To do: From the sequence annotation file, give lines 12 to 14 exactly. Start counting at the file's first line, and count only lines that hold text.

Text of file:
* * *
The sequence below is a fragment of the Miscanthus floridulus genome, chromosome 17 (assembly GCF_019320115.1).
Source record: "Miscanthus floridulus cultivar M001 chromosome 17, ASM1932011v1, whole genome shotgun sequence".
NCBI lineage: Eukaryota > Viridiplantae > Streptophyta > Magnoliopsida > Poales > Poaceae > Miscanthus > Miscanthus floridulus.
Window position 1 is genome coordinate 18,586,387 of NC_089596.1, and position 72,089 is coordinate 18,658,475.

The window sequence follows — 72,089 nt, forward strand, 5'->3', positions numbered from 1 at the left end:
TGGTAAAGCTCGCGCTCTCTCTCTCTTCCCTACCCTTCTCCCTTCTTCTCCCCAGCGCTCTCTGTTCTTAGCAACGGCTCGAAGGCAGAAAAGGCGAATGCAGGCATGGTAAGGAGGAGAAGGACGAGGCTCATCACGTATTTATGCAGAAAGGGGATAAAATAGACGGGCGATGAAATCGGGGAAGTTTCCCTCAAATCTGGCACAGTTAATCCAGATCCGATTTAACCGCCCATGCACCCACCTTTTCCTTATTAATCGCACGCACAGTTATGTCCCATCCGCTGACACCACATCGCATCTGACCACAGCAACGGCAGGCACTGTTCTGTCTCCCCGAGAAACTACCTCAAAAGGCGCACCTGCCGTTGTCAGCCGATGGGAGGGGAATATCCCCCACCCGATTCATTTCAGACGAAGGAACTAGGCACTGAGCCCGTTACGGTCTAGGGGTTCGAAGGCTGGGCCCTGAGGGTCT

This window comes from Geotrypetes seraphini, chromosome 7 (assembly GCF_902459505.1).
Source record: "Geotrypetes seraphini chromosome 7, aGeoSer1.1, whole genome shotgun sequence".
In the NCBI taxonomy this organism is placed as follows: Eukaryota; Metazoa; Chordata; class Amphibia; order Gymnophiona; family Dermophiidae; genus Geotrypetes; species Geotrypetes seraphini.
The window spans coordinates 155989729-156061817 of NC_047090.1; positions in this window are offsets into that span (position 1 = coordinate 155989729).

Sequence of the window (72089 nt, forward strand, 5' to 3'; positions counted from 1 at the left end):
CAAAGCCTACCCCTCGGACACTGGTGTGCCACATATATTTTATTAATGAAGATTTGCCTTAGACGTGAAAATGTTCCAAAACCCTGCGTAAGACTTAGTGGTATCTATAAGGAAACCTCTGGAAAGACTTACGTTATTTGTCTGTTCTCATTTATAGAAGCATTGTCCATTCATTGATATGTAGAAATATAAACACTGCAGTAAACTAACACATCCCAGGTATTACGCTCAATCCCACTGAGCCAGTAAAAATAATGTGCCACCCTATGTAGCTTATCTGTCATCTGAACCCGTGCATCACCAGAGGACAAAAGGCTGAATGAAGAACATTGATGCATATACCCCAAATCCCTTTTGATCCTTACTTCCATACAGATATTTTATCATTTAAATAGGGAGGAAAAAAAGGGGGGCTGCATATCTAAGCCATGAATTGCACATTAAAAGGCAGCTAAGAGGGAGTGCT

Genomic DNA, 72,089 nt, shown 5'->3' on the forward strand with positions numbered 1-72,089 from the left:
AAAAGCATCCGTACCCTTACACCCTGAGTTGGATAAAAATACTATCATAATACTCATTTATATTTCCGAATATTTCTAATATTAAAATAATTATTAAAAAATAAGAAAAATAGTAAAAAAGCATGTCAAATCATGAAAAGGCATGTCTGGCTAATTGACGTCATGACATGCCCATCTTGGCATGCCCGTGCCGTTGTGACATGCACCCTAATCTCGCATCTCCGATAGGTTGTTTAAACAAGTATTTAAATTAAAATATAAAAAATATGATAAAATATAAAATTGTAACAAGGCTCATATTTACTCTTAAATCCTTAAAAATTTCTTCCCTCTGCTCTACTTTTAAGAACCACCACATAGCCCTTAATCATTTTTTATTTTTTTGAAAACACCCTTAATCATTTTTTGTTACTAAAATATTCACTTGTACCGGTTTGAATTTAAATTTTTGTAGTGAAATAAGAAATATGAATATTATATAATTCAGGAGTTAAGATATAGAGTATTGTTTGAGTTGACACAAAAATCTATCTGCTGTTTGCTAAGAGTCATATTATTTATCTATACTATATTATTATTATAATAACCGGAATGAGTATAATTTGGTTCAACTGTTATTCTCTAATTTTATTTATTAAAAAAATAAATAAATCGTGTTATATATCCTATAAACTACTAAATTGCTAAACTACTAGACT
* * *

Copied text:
CAAAGCCTACCCCTCGGACACTGGTGTGCCACATATATTTTATTAATGAAGATTTGCCTTAGACGTGAAAATGTTCCAAAACCCTGCGTAAGACTTAGTGGTATCTATAAGGAAACCTCTGGAAAGACTTACGTTATTTGTCTGTTCTCATTTATAGAAGCATTGTCCATTCATTGATATGTAGAAATATAAACACTGCAGTAAACTAACACATCCCAGGTATTACGCTCAATCCCACTGAGCCAGTAAAAATAATGTGCCACCCTATGTAGCTTATCTGTCATCTGAACCCGTGCATCACCAGAGGACAAAAGGCTGAATGAAGAACATTGATGCATATACCCCAAATCCCTTTTGATCCTTACTTCCATACAGATATTTTATCATTTAAATAGGGAGGAAAAAAAGGGGGGCTGCATATCTAAGCCATGAATTGCACATTAAAAGGCAGCTAAGAGGGAGTGCT

Genomic DNA, 72,089 nt, shown 5'->3' on the forward strand with positions numbered 1-72,089 from the left:
AAAAGCATCCGTACCCTTACACCCTGAGTTGGATAAAAATACTATCATAATACTCATTTATATTTCCGAATATTTCTAATATTAAAATAATTATTAAAAAATAAGAAAAATAGTAAAAAAGCATGTCAAATCATGAAAAGGCATGTCTGGCTAATTGACGTCATGACATGCCCATCTTGGCATGCCCGTGCCGTTGTGACATGCACCCTAATCTCGCATCTCCGATAGGTTGTTTAAACAAGTATTTAAATTAAAATATAAAAAATATGATAAAATATAAAATTGTAACAAGGCTCATATTTACTCTTAAATCCTTAAAAATTTCTTCCCTCTGCTCTACTTTTAAGAACCACCACATAGCCCTTAATCATTTTTTATTTTTTTGAAAACACCCTTAATCATTTTTTGTTACTAAAATATTCACTTGTACCGGTTTGAATTTAAATTTTTGTAGTGAAATAAGAAATATGAATATTATATAATTCAGGAGTTAAGATATAGAGTATTGTTTGAGTTGACACAAAAATCTATCTGCTGTTTGCTAAGAGTCATATTATTTATCTATACTATATTATTATTATAATAACCGGAATGAGTATAATTTGGTTCAACTGTTATTCTCTAATTTTATTTATTAAAAAAATAAATAAATCGTGTTATATATCCTATAAACTACTAAATTGCTAAACTACTAGACT